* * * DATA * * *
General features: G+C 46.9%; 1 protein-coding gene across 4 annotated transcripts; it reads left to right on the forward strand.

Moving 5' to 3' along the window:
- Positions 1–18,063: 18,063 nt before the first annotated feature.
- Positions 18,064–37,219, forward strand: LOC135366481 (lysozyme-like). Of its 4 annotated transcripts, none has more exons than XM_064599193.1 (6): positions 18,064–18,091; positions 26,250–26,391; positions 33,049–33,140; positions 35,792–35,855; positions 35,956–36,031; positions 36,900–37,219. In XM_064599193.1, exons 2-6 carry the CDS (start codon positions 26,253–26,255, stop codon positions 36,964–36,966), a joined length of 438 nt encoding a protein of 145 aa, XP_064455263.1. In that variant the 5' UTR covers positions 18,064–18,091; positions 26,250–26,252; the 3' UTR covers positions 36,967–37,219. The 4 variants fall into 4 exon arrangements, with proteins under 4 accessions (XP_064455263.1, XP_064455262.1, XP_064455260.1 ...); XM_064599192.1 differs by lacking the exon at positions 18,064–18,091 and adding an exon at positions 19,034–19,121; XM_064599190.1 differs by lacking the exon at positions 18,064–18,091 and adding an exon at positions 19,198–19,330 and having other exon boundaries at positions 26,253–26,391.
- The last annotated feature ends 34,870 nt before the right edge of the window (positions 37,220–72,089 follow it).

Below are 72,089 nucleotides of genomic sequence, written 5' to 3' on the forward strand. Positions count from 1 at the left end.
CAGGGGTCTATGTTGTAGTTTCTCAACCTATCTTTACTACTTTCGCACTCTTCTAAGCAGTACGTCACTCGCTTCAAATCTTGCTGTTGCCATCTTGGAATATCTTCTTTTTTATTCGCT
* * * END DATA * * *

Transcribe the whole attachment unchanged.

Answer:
General features: G+C 46.9%; 1 protein-coding gene across 4 annotated transcripts; it reads left to right on the forward strand.

Moving 5' to 3' along the window:
- Positions 1–18,063: 18,063 nt before the first annotated feature.
- Positions 18,064–37,219, forward strand: LOC135366481 (lysozyme-like). Of its 4 annotated transcripts, none has more exons than XM_064599193.1 (6): positions 18,064–18,091; positions 26,250–26,391; positions 33,049–33,140; positions 35,792–35,855; positions 35,956–36,031; positions 36,900–37,219. In XM_064599193.1, exons 2-6 carry the CDS (start codon positions 26,253–26,255, stop codon positions 36,964–36,966), a joined length of 438 nt encoding a protein of 145 aa, XP_064455263.1. In that variant the 5' UTR covers positions 18,064–18,091; positions 26,250–26,252; the 3' UTR covers positions 36,967–37,219. The 4 variants fall into 4 exon arrangements, with proteins under 4 accessions (XP_064455263.1, XP_064455262.1, XP_064455260.1 ...); XM_064599192.1 differs by lacking the exon at positions 18,064–18,091 and adding an exon at positions 19,034–19,121; XM_064599190.1 differs by lacking the exon at positions 18,064–18,091 and adding an exon at positions 19,198–19,330 and having other exon boundaries at positions 26,253–26,391.
- The last annotated feature ends 34,870 nt before the right edge of the window (positions 37,220–72,089 follow it).

Below are 72,089 nucleotides of genomic sequence, written 5' to 3' on the forward strand. Positions count from 1 at the left end.
CAGGGGTCTATGTTGTAGTTTCTCAACCTATCTTTACTACTTTCGCACTCTTCTAAGCAGTACGTCACTCGCTTCAAATCTTGCTGTTGCCATCTTGGAATATCTTCTTTTTTATTCGCT